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The end of the UK's liberal collectivist social model? The implications of the coalition government's policy during the austerity crisis

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  • Damian Grimshaw
  • Jill Rubery

Abstract

This paper reviews change and continuity in social policy up to summer 2011, contrasting the liberal collectivist approach of New Labour with the reinforced neoliberalism of the coalition government. Given the ongoing uncertainty of economic conditions and the obvious difficulty of forecasting the stability of coalition policy, it is not possible to arrive at a firm conclusion as to the sustainability of the recent change of policy direction. Nevertheless, in a critical assessment of policy in three areas--labour market governance, the life course and the public sector--the paper argues that the UK is witnessing an intensified neoliberal policy emphasis, a redrawing or abolition of minimum standards and failures to meet changing patterns of social needs. While the collectivist elements of New Labour's social policy approach were contradictory in many respects, the coalition government through a withdrawal of the state and obtuse pronouncements about the big society is seeking to embed in the UK a stronger neoliberal approach to social policy. Flawed assumptions about the scope for traditional families and localised big society programmes to compensate for state withdrawal mean the trajectory of change is not clear-cut; preferences for collectivist and publicly accountable solutions to issues of social policy are unlikely to be easily eroded. However, ongoing policy change during the austerity crisis is already inflicting radical change with adverse impacts upon many groups of society. Copyright The Author 2012. Published by Oxford University Press on behalf of the Cambridge Political Economy Society. All rights reserved., Oxford University Press.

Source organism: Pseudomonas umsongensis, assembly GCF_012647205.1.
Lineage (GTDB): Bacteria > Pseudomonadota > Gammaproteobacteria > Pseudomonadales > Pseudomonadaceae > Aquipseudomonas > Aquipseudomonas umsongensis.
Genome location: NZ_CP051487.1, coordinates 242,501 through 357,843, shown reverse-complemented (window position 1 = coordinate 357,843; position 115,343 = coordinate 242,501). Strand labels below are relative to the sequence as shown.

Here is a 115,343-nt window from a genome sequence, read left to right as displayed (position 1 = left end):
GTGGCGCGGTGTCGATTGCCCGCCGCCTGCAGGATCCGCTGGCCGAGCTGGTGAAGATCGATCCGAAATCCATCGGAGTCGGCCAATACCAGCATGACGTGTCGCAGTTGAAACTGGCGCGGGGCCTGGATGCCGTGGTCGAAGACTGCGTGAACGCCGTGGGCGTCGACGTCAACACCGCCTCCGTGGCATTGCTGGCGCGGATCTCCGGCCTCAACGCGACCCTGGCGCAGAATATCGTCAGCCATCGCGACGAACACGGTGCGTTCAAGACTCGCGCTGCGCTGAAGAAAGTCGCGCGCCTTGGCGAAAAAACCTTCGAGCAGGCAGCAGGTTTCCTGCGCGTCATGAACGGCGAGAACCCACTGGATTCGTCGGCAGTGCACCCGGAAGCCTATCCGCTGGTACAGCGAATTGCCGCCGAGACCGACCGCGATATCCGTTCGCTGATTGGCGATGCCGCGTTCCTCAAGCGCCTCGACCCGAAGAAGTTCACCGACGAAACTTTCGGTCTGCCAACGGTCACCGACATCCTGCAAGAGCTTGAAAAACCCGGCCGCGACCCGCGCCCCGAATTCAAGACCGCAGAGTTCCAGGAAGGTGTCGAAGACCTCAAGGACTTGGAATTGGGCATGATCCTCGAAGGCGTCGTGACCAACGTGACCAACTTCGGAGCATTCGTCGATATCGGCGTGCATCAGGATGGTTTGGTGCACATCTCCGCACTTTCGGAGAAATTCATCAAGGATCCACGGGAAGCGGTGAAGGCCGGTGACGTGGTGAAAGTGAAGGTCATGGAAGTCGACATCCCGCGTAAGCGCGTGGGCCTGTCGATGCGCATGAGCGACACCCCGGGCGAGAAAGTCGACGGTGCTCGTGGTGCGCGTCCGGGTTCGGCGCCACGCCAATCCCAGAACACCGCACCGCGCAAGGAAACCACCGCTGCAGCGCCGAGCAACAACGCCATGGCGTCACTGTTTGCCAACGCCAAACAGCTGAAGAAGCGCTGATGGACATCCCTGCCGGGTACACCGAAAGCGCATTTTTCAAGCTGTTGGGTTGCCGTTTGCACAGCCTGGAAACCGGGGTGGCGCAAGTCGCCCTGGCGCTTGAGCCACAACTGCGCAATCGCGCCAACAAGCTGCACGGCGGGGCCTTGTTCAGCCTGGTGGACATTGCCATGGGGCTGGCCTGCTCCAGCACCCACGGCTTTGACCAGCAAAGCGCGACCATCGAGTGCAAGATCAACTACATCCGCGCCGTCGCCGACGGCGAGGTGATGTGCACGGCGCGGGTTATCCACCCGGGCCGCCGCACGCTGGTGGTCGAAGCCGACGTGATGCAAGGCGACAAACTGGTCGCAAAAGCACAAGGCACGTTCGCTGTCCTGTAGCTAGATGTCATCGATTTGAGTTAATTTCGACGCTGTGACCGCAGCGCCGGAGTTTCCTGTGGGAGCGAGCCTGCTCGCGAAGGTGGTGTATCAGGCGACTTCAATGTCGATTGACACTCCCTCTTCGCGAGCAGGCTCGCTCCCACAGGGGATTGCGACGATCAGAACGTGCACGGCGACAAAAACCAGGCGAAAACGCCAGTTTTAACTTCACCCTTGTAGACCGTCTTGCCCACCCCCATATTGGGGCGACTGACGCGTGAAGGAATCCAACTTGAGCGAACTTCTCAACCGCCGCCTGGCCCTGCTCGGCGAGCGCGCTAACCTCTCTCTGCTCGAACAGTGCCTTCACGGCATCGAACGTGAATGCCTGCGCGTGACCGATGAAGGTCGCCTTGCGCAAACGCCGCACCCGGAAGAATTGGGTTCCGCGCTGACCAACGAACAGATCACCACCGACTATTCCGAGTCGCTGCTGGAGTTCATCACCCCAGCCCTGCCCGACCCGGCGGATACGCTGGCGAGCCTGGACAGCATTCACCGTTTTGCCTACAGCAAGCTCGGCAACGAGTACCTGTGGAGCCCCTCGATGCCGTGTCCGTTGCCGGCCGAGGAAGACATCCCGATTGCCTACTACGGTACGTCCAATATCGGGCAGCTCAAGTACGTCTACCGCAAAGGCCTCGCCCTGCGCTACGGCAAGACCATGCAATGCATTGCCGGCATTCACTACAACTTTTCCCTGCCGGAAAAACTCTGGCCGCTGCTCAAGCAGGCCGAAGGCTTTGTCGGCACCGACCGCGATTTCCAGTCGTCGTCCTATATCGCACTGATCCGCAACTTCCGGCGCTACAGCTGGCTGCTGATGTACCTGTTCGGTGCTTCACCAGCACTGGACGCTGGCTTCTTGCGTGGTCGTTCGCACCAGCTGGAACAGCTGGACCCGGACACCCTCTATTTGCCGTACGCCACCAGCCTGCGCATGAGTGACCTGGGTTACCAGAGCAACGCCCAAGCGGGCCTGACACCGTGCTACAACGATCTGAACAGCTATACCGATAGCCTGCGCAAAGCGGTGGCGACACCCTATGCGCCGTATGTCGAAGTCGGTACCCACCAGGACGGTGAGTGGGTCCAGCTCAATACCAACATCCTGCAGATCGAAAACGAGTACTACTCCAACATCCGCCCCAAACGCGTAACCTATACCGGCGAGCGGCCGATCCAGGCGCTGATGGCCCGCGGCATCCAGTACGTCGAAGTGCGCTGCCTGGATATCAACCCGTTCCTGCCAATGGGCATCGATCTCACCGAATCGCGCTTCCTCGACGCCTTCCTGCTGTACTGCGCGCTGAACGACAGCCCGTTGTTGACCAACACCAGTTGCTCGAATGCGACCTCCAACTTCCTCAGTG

Suggested Citation

  • Damian Grimshaw & Jill Rubery, 2012. "The end of the UK's liberal collectivist social model? The implications of the coalition government's policy during the austerity crisis," Cambridge Journal of Economics, Oxford University Press, vol. 36(1), pages 105-126.
  • Handle: RePEc:oup:cambje:v:36:y:2012:i:1:p:105-126
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    File URL: http://hdl.handle.net/10.1093/cje/ber033
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